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How COVID-19 Will Impact Saudi Arabia’s Patronage-Based Economy

Despite its wealth, economic sustainability, and geopolitical influence, COVID-19 has not spared Saudi Arabia. Not even a pot of black gold will give the Kingdom immunity.

The pandemic’s tremendous economic destabilization highlights the Kingdom of Saudi Arabia’s (KSA) seemingly forgotten poor. Bold economic restructuring plans like Mohamed bin Salman’s (MbS) Vision 2030 had provided a portion of the Saudi population hope for more open channels of economic prosperity. However, COVID-19 continues to pose a great threat to the application of Vision 2030 and, by extension, prevents the Saudi urban poor from benefiting from the welfare state.

Vision 2030, implemented in 2016 by Mohamed bin Salman, intends to set the Kingdom on a new social and economic trajectory. Considering the KSA was dangerously dependent on constantly fluctuating oil revenue, KSA leaders sought to diversify the economy to ensure sustainability. By 2030, MbS seeks to increase tourism and improve infrastructure, reorienting its revenue channels to mirror some of its successful neighbours such as the UAE and Qatar. As of 2016, oil profit accounted for 87% of Saudi budget revenues. As a point of comparison, Russia, the second-largest world exporter of oil, only attributes 40% of its revenue to oil.

Arguably, Vision 2030 was catalyzed by the nearly 50% global price drop in oil in 2016, bringing it from $100.00 a barrel to $50.00 and emphasizing the cruciality of economic diversity. Its urgency was further highlighted when COVID-19 and its unintended economic consequences brought oil prices down to $30.00 on March 20th, the lowest price since 2003. Since this article was published, oil prices have dropped below zero. This fluctuation combined with record-breaking low oil rates is further pressing the need for Saudi Arabia to develop additional and reliable streams of income.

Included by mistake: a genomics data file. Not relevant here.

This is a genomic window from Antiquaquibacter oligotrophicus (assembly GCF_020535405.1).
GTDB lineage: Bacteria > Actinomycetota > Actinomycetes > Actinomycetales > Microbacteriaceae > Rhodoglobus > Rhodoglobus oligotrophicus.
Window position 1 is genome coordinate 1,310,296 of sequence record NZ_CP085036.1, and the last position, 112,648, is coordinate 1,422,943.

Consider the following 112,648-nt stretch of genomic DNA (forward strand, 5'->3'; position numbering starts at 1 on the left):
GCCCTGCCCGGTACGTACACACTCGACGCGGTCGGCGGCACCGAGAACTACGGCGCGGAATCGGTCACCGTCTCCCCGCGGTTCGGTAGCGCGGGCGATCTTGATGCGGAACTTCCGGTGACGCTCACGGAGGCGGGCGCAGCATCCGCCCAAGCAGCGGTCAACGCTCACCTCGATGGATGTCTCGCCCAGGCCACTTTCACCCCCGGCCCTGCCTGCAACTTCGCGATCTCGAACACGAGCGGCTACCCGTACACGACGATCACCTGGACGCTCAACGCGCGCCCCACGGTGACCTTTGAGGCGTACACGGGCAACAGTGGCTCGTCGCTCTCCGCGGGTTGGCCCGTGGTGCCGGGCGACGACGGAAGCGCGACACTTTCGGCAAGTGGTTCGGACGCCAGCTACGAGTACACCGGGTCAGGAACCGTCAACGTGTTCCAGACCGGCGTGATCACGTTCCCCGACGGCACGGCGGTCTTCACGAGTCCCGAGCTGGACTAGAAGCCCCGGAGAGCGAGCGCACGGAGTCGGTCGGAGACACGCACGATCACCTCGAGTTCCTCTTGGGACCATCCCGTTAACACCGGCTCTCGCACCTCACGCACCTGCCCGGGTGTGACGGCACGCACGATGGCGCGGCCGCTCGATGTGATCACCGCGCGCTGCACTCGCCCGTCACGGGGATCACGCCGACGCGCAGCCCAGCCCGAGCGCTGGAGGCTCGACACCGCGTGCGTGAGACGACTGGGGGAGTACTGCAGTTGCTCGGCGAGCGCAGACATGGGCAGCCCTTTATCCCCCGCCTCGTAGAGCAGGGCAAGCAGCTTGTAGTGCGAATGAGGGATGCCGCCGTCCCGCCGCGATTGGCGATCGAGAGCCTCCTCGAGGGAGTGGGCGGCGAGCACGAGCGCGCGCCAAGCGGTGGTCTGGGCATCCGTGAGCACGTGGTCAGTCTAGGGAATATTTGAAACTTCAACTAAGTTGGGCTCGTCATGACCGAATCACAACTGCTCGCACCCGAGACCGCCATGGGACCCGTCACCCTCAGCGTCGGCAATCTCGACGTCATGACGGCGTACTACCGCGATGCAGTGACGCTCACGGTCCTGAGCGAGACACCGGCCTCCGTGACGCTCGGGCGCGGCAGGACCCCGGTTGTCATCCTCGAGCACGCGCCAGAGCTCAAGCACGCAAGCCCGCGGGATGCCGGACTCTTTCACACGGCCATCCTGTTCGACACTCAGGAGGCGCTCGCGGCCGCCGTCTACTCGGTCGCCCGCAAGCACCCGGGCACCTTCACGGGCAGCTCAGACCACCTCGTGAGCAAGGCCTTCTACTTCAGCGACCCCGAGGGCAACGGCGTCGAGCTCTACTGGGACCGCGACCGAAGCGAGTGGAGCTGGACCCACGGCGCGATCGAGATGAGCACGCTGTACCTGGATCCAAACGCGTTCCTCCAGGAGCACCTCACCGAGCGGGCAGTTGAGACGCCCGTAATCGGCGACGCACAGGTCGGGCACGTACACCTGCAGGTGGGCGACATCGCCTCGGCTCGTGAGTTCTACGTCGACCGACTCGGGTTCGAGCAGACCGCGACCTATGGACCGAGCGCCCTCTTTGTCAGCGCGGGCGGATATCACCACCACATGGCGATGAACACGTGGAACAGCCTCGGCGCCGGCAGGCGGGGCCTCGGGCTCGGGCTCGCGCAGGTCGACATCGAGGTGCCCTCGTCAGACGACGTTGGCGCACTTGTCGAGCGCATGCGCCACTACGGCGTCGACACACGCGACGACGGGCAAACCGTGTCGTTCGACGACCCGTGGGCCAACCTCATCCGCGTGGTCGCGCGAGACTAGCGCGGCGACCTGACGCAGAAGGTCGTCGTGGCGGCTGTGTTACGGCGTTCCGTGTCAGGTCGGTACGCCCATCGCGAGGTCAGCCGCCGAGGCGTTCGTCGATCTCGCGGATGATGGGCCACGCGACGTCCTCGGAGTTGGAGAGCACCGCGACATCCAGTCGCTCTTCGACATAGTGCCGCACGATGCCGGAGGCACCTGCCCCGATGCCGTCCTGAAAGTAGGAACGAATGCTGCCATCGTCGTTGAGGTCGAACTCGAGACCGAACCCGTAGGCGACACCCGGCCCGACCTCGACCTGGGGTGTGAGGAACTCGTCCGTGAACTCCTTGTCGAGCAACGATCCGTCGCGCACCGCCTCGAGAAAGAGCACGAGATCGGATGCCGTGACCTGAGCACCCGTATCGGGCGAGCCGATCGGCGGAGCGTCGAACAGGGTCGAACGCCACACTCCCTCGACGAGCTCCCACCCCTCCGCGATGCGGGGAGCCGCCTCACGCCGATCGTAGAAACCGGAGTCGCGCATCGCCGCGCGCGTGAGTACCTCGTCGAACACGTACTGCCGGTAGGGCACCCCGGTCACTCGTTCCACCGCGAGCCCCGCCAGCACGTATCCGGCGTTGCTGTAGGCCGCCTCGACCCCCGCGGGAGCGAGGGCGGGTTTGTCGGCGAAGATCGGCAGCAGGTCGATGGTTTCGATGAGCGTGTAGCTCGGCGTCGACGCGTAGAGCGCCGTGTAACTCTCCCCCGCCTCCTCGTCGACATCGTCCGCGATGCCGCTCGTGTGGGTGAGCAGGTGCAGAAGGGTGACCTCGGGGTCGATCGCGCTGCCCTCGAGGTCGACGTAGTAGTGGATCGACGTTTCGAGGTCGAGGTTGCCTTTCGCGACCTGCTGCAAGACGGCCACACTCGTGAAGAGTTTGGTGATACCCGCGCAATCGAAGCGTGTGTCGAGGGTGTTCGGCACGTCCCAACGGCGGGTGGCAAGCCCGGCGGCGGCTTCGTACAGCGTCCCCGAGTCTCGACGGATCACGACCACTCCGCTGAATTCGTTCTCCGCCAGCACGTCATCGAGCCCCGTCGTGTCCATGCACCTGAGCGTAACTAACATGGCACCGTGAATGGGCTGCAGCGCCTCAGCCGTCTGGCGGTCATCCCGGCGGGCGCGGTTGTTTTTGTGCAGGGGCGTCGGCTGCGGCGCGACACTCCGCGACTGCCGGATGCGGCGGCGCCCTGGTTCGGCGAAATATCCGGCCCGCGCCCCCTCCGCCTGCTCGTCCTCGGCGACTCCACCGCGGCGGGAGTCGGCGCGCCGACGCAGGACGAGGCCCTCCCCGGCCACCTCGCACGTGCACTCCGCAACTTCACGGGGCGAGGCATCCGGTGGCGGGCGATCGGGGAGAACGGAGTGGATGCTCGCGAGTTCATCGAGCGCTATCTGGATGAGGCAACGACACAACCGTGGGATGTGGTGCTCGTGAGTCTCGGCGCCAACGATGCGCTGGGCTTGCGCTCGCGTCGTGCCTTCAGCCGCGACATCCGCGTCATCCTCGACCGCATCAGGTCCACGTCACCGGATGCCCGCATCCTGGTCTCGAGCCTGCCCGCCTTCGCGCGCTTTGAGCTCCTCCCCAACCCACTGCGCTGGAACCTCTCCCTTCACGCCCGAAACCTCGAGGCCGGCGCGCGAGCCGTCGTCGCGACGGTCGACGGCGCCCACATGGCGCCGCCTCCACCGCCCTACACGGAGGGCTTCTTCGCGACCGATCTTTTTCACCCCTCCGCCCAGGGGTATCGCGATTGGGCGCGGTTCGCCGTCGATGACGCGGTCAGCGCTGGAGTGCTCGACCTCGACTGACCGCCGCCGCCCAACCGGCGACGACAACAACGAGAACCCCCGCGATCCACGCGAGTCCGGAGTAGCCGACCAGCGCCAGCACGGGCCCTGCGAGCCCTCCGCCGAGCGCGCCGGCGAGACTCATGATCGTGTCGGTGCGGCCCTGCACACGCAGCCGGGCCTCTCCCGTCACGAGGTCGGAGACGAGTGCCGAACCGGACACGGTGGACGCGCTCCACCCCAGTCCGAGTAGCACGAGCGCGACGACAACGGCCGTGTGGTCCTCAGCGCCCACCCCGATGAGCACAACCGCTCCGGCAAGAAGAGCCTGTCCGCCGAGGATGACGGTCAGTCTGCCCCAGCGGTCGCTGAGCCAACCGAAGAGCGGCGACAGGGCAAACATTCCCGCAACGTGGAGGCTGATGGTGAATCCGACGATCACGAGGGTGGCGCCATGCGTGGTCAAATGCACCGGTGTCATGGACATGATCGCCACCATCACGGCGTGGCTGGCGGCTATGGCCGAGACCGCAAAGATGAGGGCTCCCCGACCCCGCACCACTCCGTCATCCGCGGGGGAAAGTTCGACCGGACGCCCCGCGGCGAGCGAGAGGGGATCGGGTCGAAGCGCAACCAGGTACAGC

The global health crisis has sent a number of states, Saudi Arabia included, running to provide stimulus packages as their economies have found themselves in disarray. The dire economic consequences are exposing how reliant KSA is on this model even under normal circumstances and its difficulty adjusting to the change. COVID-19 has made the expansion of economic stimulus and welfare programs essential for survival in a number of nations during the critical moment of KSA’s economic structural transition. Saudi Arabia is a prototype of the rentier state, an economic structure enabling the country to throw money at its population because of its tremendous oil wealth. Rentier states, commonly found in the MENA, are states rich in natural resources and allocate revenue coming from said resources to build the economy. Rentier economies require limited public taxation to fund infrastructure and provide social services. Rather, the rentier structure uses oil revenue generated from the international market as patronage to strengthen the state.